My recent body of work is inspired by still life paintings from cultures in the East and West. The East is Korean Minhwa, Folk art paintings which where created by unskilled anonymous painters sometimes they are a little wild, playful and characterize by bold color and exaggerated forms. They paint a kind of reality that I appreciate as a Korean and I have chosen them over more scholarly well known trained painters who's painting embodies Confucianist values which I find repressive.
From the West I am interested in the well known Northern European painters from the Netherlands and Germany. When I look at the European still life painting, I can enter into the space of what has been illustrated in such great realistic detail. They paint a kind of reality that I can understand as someone who has been studying and practicing art in the west for over a decade.
I am attracted to paintings in general because that contain the suggestion of dynamic space and atmosphere. These are hard to translate into sculpture but I enjoy the challenge.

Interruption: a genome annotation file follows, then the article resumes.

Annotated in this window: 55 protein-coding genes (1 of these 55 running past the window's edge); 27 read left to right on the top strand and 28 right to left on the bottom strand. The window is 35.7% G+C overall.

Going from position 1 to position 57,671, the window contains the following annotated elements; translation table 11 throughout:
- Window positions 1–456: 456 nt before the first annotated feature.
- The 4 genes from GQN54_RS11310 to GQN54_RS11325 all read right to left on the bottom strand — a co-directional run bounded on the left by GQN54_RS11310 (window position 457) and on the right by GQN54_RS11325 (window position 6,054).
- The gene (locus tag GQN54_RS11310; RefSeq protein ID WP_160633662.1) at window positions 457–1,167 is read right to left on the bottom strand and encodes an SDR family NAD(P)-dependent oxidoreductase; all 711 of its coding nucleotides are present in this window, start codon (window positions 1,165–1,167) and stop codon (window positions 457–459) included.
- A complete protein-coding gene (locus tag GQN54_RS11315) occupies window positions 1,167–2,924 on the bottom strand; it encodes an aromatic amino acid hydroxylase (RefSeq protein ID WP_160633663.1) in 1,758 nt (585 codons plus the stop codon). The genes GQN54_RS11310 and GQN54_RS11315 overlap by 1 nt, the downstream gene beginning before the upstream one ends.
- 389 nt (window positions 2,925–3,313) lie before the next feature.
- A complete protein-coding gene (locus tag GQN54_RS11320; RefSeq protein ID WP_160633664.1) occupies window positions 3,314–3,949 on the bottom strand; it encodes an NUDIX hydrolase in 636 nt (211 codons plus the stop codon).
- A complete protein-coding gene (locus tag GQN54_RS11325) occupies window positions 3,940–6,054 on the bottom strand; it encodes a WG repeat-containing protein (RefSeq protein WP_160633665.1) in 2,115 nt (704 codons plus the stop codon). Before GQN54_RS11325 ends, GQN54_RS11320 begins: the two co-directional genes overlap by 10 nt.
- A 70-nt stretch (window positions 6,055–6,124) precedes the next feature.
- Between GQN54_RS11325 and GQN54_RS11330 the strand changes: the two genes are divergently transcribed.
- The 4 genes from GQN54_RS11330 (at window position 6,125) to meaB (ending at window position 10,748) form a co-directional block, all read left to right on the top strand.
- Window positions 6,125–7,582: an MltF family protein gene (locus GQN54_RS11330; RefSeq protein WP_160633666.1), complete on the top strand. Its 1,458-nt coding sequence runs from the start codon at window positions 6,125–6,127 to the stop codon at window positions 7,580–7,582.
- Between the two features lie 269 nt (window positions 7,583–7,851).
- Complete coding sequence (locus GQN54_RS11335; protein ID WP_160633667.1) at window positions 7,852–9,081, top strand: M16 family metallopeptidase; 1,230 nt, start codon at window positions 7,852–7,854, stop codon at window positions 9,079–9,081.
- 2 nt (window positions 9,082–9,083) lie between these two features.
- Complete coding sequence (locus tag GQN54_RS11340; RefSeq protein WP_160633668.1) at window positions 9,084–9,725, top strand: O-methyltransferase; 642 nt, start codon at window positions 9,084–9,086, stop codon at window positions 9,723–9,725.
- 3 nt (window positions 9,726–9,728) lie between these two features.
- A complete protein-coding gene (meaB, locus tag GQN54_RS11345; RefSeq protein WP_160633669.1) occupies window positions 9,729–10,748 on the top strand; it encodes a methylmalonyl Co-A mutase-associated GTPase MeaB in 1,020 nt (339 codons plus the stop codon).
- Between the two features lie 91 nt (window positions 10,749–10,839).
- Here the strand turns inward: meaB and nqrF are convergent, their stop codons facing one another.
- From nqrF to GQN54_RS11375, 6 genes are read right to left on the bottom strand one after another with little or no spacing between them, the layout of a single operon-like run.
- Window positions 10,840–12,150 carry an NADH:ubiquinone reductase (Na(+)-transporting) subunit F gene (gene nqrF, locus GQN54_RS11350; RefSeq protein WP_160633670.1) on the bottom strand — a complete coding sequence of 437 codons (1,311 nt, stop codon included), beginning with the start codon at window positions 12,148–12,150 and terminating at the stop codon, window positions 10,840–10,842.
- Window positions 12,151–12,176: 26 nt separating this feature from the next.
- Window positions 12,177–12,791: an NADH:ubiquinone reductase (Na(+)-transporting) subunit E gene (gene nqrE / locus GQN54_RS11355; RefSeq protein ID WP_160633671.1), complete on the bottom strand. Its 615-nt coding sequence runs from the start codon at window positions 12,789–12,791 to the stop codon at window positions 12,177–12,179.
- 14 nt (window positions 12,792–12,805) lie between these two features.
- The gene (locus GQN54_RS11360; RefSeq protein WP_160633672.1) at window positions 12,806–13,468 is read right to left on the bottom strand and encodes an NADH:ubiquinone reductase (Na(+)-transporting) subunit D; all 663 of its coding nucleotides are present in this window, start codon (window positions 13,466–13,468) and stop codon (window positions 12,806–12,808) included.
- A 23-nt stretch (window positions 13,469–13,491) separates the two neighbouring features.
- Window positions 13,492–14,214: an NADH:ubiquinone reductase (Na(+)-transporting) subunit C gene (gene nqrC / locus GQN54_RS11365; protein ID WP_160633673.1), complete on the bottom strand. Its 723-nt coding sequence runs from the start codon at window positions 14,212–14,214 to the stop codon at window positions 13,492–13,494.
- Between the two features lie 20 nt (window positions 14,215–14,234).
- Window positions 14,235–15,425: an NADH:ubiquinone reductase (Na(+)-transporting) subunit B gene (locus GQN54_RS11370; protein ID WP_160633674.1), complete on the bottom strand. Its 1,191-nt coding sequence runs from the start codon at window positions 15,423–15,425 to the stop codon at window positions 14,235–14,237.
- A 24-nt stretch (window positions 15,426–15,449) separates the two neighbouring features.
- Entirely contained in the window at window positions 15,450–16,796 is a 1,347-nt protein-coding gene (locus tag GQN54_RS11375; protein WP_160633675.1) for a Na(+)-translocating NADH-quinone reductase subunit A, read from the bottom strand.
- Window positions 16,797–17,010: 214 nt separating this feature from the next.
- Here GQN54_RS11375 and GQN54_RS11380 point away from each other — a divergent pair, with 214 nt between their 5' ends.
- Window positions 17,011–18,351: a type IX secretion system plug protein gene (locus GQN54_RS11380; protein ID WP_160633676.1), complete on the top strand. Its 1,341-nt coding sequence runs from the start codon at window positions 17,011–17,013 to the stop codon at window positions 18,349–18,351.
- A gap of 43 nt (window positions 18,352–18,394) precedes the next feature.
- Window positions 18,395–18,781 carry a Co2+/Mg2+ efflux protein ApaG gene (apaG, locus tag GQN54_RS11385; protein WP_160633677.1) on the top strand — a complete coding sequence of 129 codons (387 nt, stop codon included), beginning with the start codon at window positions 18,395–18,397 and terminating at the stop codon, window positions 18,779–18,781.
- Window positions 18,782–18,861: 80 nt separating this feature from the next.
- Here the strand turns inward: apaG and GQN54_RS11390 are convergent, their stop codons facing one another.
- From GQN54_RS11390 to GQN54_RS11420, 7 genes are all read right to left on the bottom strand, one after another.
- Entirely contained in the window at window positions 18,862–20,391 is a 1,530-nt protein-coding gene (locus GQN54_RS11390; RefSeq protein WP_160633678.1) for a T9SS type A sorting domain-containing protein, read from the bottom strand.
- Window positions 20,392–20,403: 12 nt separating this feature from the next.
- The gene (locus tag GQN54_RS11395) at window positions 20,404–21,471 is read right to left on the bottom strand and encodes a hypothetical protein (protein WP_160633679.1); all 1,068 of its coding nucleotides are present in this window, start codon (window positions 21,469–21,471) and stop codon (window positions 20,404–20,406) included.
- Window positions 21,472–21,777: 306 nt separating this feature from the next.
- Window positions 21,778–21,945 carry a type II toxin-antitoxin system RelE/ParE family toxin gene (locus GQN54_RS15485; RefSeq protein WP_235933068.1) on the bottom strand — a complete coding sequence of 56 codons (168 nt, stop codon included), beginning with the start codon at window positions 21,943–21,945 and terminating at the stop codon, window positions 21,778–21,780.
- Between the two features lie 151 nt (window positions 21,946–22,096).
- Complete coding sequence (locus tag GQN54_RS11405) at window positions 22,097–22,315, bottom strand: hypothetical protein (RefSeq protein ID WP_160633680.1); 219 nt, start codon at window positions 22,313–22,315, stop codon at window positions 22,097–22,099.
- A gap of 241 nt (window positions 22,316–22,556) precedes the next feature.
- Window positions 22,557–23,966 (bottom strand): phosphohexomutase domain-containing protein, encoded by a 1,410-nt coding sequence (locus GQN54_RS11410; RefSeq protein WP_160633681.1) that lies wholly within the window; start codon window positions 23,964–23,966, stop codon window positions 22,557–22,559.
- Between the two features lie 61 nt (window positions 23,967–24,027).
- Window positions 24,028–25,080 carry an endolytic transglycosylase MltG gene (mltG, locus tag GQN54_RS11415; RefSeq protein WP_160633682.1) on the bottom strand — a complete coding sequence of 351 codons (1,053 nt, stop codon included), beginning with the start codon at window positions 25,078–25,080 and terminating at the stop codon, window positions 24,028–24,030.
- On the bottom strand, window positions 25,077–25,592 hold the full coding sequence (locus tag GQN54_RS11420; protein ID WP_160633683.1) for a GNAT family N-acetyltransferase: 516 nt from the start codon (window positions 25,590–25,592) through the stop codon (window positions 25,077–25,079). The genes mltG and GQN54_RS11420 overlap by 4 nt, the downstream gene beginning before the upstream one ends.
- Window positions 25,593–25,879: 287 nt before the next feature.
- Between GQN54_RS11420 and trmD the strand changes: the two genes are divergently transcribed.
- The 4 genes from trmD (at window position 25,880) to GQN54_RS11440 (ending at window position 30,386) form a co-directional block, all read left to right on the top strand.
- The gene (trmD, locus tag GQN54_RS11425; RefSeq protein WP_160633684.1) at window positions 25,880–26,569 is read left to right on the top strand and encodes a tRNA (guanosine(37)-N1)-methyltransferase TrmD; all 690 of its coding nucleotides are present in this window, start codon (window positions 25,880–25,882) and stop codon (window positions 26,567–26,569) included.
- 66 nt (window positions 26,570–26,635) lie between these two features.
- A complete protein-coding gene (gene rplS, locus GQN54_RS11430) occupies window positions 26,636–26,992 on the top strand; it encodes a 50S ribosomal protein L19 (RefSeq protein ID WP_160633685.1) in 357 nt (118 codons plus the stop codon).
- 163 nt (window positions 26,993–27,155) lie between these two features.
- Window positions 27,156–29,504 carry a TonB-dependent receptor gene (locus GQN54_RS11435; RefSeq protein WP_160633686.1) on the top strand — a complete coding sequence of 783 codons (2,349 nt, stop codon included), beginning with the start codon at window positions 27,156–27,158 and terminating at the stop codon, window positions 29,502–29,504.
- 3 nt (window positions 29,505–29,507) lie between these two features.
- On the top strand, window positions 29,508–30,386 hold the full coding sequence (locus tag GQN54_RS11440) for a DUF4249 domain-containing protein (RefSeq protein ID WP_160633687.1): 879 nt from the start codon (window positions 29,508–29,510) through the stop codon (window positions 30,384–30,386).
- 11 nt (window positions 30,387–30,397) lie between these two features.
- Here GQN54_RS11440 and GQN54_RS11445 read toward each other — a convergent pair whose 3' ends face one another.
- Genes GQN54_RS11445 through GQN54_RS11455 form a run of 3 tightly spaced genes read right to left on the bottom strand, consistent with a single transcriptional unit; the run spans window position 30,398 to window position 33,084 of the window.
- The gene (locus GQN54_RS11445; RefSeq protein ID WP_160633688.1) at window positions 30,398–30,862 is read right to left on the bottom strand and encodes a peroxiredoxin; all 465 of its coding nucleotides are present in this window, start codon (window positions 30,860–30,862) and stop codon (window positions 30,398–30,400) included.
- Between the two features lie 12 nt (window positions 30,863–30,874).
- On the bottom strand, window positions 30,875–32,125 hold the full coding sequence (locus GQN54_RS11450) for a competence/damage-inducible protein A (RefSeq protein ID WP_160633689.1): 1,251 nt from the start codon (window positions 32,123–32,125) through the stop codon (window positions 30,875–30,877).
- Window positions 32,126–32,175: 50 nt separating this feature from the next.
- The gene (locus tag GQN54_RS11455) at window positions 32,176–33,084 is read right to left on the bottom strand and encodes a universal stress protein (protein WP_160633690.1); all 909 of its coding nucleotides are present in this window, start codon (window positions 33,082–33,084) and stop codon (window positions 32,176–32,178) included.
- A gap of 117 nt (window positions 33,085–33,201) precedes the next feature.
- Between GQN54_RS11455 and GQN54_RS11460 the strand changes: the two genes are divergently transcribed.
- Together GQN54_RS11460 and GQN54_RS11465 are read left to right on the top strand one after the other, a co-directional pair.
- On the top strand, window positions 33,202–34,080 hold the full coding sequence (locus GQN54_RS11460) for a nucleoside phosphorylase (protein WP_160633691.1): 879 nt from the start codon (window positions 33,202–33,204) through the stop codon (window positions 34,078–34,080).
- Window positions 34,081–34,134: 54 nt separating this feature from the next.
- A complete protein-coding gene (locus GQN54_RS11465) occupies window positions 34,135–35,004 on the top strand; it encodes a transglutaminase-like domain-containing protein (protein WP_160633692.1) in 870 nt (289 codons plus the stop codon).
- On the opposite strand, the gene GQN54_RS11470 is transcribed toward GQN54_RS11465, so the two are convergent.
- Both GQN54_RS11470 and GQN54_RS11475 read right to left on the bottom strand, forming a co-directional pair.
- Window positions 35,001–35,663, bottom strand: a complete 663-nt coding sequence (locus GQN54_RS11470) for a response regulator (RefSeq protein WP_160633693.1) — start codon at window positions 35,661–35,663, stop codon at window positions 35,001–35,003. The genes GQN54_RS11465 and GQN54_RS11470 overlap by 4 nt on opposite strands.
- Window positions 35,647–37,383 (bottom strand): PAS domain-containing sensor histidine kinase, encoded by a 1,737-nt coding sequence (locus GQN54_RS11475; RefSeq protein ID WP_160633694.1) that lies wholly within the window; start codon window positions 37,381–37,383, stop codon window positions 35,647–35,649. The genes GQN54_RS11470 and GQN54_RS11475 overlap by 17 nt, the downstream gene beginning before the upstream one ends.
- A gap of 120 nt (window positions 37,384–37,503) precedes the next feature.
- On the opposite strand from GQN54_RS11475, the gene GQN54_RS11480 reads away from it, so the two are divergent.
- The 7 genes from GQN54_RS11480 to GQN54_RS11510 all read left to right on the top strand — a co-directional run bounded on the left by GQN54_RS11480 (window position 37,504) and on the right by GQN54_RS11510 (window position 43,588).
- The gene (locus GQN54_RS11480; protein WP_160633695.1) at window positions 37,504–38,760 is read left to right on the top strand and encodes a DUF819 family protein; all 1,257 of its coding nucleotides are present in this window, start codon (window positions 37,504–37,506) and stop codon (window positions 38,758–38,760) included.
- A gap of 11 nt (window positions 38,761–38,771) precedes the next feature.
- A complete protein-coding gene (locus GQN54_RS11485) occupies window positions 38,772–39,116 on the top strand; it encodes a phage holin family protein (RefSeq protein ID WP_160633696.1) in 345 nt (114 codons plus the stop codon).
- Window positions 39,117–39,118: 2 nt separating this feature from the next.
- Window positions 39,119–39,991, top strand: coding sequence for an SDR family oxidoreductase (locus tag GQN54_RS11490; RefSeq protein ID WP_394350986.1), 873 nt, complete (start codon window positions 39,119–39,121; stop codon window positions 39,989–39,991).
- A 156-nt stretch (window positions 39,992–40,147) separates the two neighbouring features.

Specifically, I worked with the Korean scholars table painting which is like European version of "cabinets of curiosity". I picked paintings that have distorted perspectives and use objects from nature and culture. And of course I added mystical creatures from legendary imaginary animals which forms a rich part of the cultural heritage of Korea.
From the West I am not attempting to recreate the space of any particular painting but want to be inspired by the quality of detail and attempted faithfulness to the reality of an object to the point it becomes almost surreal. I have chosen the highly skilled painters of the west to borrow from. I cannot recreate a whole painting and so have selected a focal point in specific paintings. I was excited to see that the berry bowl in a Flegel painting was from the East. There are times when I see these paintings that they transport me to another place that is sweet very specific and reminded me when I was younger how exciting it was after long hard winter to see the energy of spring. There is an optimism and excitement or happiness enough to make me blush and so I use pink.
What I borrow from these paintings is not always rationally explainable and it is not really a cultural comparison. I am searching for hybridized artistic tools from the two cultural worlds that I inhabit in order to find my singing voice in the studio.